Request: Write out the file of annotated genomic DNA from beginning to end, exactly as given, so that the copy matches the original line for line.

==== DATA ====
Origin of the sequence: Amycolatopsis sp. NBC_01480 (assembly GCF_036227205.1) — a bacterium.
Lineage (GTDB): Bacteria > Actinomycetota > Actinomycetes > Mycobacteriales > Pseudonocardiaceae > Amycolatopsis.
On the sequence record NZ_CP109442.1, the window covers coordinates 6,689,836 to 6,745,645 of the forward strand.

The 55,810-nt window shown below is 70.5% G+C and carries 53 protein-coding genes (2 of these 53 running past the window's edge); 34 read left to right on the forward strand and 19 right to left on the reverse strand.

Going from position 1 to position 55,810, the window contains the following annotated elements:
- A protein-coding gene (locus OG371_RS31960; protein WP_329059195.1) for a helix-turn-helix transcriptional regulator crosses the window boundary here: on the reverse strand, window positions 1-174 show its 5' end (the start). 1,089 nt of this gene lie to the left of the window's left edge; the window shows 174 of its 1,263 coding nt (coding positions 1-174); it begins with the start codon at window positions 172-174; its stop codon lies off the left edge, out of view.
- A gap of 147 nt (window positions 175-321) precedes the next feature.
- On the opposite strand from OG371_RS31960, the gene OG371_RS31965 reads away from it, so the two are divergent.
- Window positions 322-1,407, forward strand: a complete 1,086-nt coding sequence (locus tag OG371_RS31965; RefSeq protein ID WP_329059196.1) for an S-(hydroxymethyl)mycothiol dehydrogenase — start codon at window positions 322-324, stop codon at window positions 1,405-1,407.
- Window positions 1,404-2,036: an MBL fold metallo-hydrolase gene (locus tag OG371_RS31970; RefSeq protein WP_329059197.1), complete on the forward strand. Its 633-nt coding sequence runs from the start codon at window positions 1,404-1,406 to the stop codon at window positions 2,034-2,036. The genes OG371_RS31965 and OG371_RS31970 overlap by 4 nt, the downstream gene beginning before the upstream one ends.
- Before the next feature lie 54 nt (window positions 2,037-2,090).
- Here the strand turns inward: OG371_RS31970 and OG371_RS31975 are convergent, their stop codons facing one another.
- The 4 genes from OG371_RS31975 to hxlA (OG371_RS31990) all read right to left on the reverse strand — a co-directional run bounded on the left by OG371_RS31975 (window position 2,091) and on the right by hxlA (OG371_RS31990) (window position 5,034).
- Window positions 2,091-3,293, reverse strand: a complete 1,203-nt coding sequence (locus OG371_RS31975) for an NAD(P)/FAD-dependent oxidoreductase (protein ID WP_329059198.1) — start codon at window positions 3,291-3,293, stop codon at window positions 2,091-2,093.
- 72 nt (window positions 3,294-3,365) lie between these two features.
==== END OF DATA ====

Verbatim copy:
Origin of the sequence: Amycolatopsis sp. NBC_01480 (assembly GCF_036227205.1) — a bacterium.
Lineage (GTDB): Bacteria > Actinomycetota > Actinomycetes > Mycobacteriales > Pseudonocardiaceae > Amycolatopsis.
On the sequence record NZ_CP109442.1, the window covers coordinates 6,689,836 to 6,745,645 of the forward strand.

The 55,810-nt window shown below is 70.5% G+C and carries 53 protein-coding genes (2 of these 53 running past the window's edge); 34 read left to right on the forward strand and 19 right to left on the reverse strand.

Going from position 1 to position 55,810, the window contains the following annotated elements:
- A protein-coding gene (locus OG371_RS31960; protein WP_329059195.1) for a helix-turn-helix transcriptional regulator crosses the window boundary here: on the reverse strand, window positions 1-174 show its 5' end (the start). 1,089 nt of this gene lie to the left of the window's left edge; the window shows 174 of its 1,263 coding nt (coding positions 1-174); it begins with the start codon at window positions 172-174; its stop codon lies off the left edge, out of view.
- A gap of 147 nt (window positions 175-321) precedes the next feature.
- On the opposite strand from OG371_RS31960, the gene OG371_RS31965 reads away from it, so the two are divergent.
- Window positions 322-1,407, forward strand: a complete 1,086-nt coding sequence (locus tag OG371_RS31965; RefSeq protein ID WP_329059196.1) for an S-(hydroxymethyl)mycothiol dehydrogenase — start codon at window positions 322-324, stop codon at window positions 1,405-1,407.
- Window positions 1,404-2,036: an MBL fold metallo-hydrolase gene (locus tag OG371_RS31970; RefSeq protein WP_329059197.1), complete on the forward strand. Its 633-nt coding sequence runs from the start codon at window positions 1,404-1,406 to the stop codon at window positions 2,034-2,036. The genes OG371_RS31965 and OG371_RS31970 overlap by 4 nt, the downstream gene beginning before the upstream one ends.
- Before the next feature lie 54 nt (window positions 2,037-2,090).
- Here the strand turns inward: OG371_RS31970 and OG371_RS31975 are convergent, their stop codons facing one another.
- The 4 genes from OG371_RS31975 to hxlA (OG371_RS31990) all read right to left on the reverse strand — a co-directional run bounded on the left by OG371_RS31975 (window position 2,091) and on the right by hxlA (OG371_RS31990) (window position 5,034).
- Window positions 2,091-3,293, reverse strand: a complete 1,203-nt coding sequence (locus OG371_RS31975) for an NAD(P)/FAD-dependent oxidoreductase (protein ID WP_329059198.1) — start codon at window positions 3,291-3,293, stop codon at window positions 2,091-2,093.
- 72 nt (window positions 3,294-3,365) lie between these two features.